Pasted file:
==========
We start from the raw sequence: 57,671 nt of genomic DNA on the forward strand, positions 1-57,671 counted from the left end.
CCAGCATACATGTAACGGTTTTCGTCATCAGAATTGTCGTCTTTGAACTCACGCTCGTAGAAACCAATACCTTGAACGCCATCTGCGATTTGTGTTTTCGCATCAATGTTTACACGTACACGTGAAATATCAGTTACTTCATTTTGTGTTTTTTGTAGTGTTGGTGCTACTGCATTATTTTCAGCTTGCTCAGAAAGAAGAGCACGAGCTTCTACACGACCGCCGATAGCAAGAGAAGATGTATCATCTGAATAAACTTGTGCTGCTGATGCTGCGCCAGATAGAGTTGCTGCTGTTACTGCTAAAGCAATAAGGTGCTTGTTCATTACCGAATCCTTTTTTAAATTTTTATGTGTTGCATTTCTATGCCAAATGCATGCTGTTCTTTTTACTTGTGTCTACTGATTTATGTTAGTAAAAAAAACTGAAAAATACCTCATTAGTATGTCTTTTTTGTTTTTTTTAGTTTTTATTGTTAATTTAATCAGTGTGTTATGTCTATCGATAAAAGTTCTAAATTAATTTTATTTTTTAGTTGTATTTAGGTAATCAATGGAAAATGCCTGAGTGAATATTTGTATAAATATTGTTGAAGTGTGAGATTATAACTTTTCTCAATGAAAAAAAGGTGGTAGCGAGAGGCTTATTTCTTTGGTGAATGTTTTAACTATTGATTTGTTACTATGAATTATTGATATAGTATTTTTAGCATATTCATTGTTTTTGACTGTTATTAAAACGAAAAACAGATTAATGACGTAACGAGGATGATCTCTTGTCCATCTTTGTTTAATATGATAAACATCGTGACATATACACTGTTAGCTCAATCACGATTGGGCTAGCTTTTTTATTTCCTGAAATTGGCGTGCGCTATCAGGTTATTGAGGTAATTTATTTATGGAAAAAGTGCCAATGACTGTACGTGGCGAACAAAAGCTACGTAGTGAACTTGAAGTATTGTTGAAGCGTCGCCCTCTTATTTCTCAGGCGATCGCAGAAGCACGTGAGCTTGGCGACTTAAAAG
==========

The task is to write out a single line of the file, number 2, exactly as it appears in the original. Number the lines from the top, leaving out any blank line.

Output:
CCAGCATACATGTAACGGTTTTCGTCATCAGAATTGTCGTCTTTGAACTCACGCTCGTAGAAACCAATACCTTGAACGCCATCTGCGATTTGTGTTTTCGCATCAATGTTTACACGTACACGTGAAATATCAGTTACTTCATTTTGTGTTTTTTGTAGTGTTGGTGCTACTGCATTATTTTCAGCTTGCTCAGAAAGAAGAGCACGAGCTTCTACACGACCGCCGATAGCAAGAGAAGATGTATCATCTGAATAAACTTGTGCTGCTGATGCTGCGCCAGATAGAGTTGCTGCTGTTACTGCTAAAGCAATAAGGTGCTTGTTCATTACCGAATCCTTTTTTAAATTTTTATGTGTTGCATTTCTATGCCAAATGCATGCTGTTCTTTTTACTTGTGTCTACTGATTTATGTTAGTAAAAAAAACTGAAAAATACCTCATTAGTATGTCTTTTTTGTTTTTTTTAGTTTTTATTGTTAATTTAATCAGTGTGTTATGTCTATCGATAAAAGTTCTAAATTAATTTTATTTTTTAGTTGTATTTAGGTAATCAATGGAAAATGCCTGAGTGAATATTTGTATAAATATTGTTGAAGTGTGAGATTATAACTTTTCTCAATGAAAAAAAGGTGGTAGCGAGAGGCTTATTTCTTTGGTGAATGTTTTAACTATTGATTTGTTACTATGAATTATTGATATAGTATTTTTAGCATATTCATTGTTTTTGACTGTTATTAAAACGAAAAACAGATTAATGACGTAACGAGGATGATCTCTTGTCCATCTTTGTTTAATATGATAAACATCGTGACATATACACTGTTAGCTCAATCACGATTGGGCTAGCTTTTTTATTTCCTGAAATTGGCGTGCGCTATCAGGTTATTGAGGTAATTTATTTATGGAAAAAGTGCCAATGACTGTACGTGGCGAACAAAAGCTACGTAGTGAACTTGAAGTATTGTTGAAGCGTCGCCCTCTTATTTCTCAGGCGATCGCAGAAGCACGTGAGCTTGGCGACTTAAAAG